Customer expectations have changed in recent years
They expect businesses to know who they are and what they need. Personalisation is key – general messaging will not stand out from the noise and any potential prospects will unlikely engage with this approach.
Customers are also better informed than they once were. They want authenticity and transparency from the businesses they choose to engage with. Today organisations are less likely to have personal contact with their customers, but a transparent approach can build trust. That said – it becomes increasingly important that any content is supportive of these elements; showing how businesses understand their customers’ needs and that they are approachable to deal with.
Customer data is also subject to the privacy regulations within GDPR. Any marketing must be appealing and relevant to the target audience if organisations want consent to use their data. This can be achieved but it may require a different approach; think predictive analytics and artificial intelligence (AI) to create customer profiles and personalised campaigns that achieve these outcomes.
Changes in the buying journey
The rise of content marketing has provided a raft of educational marketing material to help decision making. Peer reviews and social media have provided an easy to digest and readily accessible source of information.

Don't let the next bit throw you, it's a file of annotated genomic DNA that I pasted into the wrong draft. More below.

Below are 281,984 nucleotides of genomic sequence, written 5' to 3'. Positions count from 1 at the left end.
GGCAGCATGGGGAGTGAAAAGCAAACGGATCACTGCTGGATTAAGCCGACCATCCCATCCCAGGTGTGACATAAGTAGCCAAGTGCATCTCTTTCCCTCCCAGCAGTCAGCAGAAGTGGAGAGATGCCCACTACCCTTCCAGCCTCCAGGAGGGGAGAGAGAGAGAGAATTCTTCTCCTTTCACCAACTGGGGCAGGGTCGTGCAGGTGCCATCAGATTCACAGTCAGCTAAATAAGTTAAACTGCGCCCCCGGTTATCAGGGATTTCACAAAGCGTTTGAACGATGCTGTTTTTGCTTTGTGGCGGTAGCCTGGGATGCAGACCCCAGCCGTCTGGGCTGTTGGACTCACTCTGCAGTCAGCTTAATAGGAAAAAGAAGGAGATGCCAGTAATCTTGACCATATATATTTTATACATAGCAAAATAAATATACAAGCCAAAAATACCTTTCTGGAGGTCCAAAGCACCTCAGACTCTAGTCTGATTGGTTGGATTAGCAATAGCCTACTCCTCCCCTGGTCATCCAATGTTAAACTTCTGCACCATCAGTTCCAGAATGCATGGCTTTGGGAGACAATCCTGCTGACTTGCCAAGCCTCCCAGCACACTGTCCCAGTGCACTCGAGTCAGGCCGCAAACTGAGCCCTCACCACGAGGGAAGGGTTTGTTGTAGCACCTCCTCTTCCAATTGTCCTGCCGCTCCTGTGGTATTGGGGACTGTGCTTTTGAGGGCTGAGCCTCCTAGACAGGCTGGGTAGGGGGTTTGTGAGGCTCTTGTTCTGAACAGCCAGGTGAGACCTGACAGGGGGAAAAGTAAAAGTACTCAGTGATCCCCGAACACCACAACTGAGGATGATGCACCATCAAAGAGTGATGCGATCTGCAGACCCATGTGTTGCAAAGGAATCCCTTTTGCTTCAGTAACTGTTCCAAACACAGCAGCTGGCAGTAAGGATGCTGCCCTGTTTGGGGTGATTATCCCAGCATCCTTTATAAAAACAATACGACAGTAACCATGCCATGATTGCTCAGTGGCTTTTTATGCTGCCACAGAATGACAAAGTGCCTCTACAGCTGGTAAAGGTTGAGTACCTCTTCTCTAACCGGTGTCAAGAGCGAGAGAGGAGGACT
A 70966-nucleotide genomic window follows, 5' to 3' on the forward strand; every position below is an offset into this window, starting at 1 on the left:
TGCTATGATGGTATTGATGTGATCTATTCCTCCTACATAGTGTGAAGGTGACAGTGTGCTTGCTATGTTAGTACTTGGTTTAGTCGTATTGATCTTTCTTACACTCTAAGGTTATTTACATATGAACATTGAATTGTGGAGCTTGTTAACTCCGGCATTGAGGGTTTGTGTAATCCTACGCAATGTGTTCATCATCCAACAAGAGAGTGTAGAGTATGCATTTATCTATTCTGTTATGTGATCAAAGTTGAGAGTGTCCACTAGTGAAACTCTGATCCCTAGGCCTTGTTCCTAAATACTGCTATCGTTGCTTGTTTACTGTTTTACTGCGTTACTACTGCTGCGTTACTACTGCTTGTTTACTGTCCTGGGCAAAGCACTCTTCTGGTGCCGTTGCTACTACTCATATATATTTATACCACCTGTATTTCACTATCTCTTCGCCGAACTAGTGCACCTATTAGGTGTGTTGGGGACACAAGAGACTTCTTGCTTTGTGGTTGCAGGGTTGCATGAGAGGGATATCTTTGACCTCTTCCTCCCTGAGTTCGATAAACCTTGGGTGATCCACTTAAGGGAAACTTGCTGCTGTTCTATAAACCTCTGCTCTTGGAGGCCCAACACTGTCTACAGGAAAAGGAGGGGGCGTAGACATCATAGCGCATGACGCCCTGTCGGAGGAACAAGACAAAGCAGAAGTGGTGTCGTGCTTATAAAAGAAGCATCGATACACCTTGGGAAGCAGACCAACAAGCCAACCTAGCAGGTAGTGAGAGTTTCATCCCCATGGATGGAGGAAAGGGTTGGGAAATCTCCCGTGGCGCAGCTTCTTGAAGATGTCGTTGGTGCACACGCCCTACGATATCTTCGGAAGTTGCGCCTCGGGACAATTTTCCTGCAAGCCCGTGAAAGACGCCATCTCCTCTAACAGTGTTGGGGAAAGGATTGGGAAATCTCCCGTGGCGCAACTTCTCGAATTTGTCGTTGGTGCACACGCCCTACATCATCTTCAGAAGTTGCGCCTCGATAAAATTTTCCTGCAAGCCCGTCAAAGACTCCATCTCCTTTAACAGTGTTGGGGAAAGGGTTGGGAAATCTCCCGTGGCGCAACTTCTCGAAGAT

The same is true in the B2B sense. And it’s one of the reasons that volume-based lead generation is getting harder to generate continued results from.,
A new approach
However, despite this acknowledgement of the need for change, there is still opposition, still resistance. One of the main reasons is that change is inherently risky. And nowhere more so than in the marketing environment where investing in new technology or software, and not being able to show return on investment is detrimental not only to business, but also to future revenues.
Marketing professionals need to be sure that the change is worth it.
Enter behaviour-based marketing
It’s true that marketers are already using programmatic marketing to target and attract new customers, but this needs to be taken a lot further. The approach needs to be more personalised, more focused and enable marketers to reach that crucial 2-5% of prospects that are actually looking to buy, ready to make that decision.
This new approach is very much a qualitative, insights-based approach. Instead of relying on the established generic “spray and pray” methods, marketers need to pay more attention to behaviour-based marketing that is fuelled by buying intent data, and is a way of transforming the quality of leads produced by marketing.
Behaviour-based marketing is so effective because it is able to accurately spot and take action on (often) elusive intent-to-buy signals demonstrated by the active <5% of the customer audience. This approach enables organisations to target this audience with pinpoint accuracy and create hyper-relevant messaging for it…in real time.